Languages are not Ecosystems

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When discussing the relative merits of programming languages, people speak of the language and its ecosystem interchangeably. For good reason: the two are not separable; with few exceptions, you can’t mix-and-match language and ecosystem.

Ecosystems are important. Things like HTTP servers, JSON/YAML/etc. libraries, database access and migration tools, etc. are commodities. If you’re building a commercial product, and development regularly halts for two weeks while the team builds some infrastructural component that is widely available in the ecosystems of every major programming language, you should reconsider your priorities.

But what is rarely appreciated is that the importance of the ecosystem is not constant with time.

Software projects have two phases: in the early phase, development is frenetic, and you’re adding new libraries to the dependency manifest on a near-daily basis as large volumes of the codebase spring out of the aether. Projects that are not abandoned eventually reach the late phase, a stage of maturity where work mainly consists of maintenance and refinement of existing components, and rarely are new things added to the dependency manifest. Features are still being added, but these features are typically more of the same (e.g.: a new endpoint, a new database access object), which is to say they use the existing dependencies.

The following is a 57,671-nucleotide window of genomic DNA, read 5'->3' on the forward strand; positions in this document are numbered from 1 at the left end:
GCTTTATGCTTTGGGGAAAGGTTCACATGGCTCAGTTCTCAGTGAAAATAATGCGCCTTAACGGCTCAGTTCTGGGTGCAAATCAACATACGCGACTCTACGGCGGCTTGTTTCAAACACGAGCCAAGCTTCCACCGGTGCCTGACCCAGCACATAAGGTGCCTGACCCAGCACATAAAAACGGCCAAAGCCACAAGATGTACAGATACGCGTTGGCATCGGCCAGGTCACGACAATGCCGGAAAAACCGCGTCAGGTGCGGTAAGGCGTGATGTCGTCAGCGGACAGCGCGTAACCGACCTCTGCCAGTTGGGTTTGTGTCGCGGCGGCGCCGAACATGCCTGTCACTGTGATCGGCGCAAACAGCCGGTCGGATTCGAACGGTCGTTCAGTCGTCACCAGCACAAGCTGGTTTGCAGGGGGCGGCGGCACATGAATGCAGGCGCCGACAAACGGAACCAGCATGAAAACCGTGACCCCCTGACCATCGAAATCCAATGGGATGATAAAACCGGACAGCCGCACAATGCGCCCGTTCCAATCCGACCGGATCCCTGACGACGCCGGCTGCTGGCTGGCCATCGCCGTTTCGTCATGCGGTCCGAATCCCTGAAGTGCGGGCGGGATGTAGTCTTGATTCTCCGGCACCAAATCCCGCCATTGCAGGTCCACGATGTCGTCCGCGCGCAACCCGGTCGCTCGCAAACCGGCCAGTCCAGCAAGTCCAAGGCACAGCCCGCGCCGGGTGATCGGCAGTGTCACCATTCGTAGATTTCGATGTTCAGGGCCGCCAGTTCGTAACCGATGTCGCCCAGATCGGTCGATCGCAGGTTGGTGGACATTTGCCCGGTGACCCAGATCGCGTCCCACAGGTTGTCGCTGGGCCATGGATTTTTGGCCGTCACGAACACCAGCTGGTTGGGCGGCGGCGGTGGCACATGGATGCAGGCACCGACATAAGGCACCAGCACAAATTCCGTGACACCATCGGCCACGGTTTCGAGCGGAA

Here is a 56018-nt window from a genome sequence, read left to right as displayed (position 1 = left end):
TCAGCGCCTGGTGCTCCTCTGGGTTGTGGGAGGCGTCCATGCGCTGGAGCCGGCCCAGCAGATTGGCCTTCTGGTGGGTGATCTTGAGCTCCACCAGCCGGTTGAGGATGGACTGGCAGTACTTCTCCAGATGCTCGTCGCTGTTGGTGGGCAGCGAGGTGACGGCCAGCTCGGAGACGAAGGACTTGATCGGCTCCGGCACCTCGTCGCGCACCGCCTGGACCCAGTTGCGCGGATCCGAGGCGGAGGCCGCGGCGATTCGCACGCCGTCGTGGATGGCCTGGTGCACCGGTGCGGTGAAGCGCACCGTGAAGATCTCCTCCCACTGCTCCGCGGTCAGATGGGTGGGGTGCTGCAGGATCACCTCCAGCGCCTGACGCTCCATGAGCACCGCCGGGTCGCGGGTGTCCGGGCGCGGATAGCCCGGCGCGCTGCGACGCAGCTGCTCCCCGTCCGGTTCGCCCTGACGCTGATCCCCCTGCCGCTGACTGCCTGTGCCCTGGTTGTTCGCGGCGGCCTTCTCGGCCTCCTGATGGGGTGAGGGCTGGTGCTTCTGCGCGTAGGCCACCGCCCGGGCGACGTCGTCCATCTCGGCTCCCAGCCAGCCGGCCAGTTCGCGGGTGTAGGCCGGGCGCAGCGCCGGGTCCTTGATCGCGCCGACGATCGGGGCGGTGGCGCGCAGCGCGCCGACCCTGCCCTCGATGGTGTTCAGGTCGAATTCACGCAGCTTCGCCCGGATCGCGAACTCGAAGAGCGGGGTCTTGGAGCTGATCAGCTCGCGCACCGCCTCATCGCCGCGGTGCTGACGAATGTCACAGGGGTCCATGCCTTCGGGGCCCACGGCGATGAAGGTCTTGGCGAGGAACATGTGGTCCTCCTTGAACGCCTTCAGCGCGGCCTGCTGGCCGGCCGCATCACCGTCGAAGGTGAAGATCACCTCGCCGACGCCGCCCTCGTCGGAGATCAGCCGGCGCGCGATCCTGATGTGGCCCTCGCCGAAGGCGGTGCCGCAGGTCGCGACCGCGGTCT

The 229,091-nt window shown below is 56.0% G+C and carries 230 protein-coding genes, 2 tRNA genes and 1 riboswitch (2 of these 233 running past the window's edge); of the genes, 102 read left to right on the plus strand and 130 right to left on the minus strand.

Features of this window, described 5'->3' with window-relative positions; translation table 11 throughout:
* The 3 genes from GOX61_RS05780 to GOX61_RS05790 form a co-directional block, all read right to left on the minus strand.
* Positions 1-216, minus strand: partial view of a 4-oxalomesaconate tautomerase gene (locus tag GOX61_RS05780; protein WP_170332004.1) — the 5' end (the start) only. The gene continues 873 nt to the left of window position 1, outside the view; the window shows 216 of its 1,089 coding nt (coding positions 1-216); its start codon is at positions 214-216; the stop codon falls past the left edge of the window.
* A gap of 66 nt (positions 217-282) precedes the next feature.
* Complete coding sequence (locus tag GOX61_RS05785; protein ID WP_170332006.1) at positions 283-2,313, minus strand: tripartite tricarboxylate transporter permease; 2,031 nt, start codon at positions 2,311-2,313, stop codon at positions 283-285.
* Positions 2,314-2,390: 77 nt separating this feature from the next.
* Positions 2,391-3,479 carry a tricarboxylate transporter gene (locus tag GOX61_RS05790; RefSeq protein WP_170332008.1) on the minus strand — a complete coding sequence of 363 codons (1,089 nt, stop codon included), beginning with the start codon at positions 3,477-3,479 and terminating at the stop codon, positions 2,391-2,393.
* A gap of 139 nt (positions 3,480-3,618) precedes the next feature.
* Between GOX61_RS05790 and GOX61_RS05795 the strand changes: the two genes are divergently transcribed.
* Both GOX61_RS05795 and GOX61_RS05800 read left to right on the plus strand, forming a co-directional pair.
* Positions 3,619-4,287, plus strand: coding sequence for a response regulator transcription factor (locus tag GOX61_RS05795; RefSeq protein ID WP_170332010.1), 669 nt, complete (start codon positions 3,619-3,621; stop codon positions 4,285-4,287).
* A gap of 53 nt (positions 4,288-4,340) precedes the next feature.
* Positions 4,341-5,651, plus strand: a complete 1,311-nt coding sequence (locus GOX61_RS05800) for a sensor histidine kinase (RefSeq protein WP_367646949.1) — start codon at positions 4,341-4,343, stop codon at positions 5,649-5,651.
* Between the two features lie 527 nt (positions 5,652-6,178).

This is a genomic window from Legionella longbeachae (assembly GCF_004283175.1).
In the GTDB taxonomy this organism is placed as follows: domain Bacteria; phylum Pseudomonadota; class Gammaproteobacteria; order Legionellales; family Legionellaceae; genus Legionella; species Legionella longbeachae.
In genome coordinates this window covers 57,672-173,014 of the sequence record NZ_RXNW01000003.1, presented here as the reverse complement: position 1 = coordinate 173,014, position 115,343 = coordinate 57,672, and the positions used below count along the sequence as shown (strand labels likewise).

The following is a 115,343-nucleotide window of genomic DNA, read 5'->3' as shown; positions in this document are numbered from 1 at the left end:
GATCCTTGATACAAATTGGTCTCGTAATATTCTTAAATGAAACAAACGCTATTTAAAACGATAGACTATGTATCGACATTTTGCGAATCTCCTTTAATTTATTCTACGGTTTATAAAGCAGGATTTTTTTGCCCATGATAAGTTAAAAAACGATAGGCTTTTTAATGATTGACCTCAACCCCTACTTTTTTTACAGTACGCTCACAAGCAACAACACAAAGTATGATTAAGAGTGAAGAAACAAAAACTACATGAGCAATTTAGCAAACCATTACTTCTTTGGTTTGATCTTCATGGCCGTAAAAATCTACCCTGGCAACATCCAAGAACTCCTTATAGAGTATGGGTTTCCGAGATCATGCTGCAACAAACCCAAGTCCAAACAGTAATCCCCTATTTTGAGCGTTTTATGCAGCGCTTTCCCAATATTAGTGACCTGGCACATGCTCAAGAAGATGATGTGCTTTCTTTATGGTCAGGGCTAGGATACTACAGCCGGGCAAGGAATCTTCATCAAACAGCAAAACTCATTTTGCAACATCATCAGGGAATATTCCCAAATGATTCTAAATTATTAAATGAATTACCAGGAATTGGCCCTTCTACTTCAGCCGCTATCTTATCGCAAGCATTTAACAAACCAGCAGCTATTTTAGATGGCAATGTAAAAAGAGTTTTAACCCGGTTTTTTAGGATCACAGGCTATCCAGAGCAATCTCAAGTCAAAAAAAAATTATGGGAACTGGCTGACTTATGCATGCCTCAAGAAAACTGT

In the early phase, the ecosystem matters most. Adding a line to a dependency manifest is more conducive to a flow state than implementing an entire library yourself. Getting to a demoable product earliest matters.

In the late phase, where the role of the ecosystem is fixed, the language matters most. When the ecosystem is all used up, the intrinsic properties of the language become visible. The reliability of software, the ease with which it can be maintained or refactored, the ease with which new people can be onboarded: these all stem from the intrinsic properties of the language, not the ecosystem. No amount of libraries is going to help your productivity if the highly-dynamic nature of the language makes confident refactoring impossible.

This is why Dropbox, Instagram, and Facebook have expended huge resources on enabling typechecking of their Python codebases, and why Facebook created a typed PHP.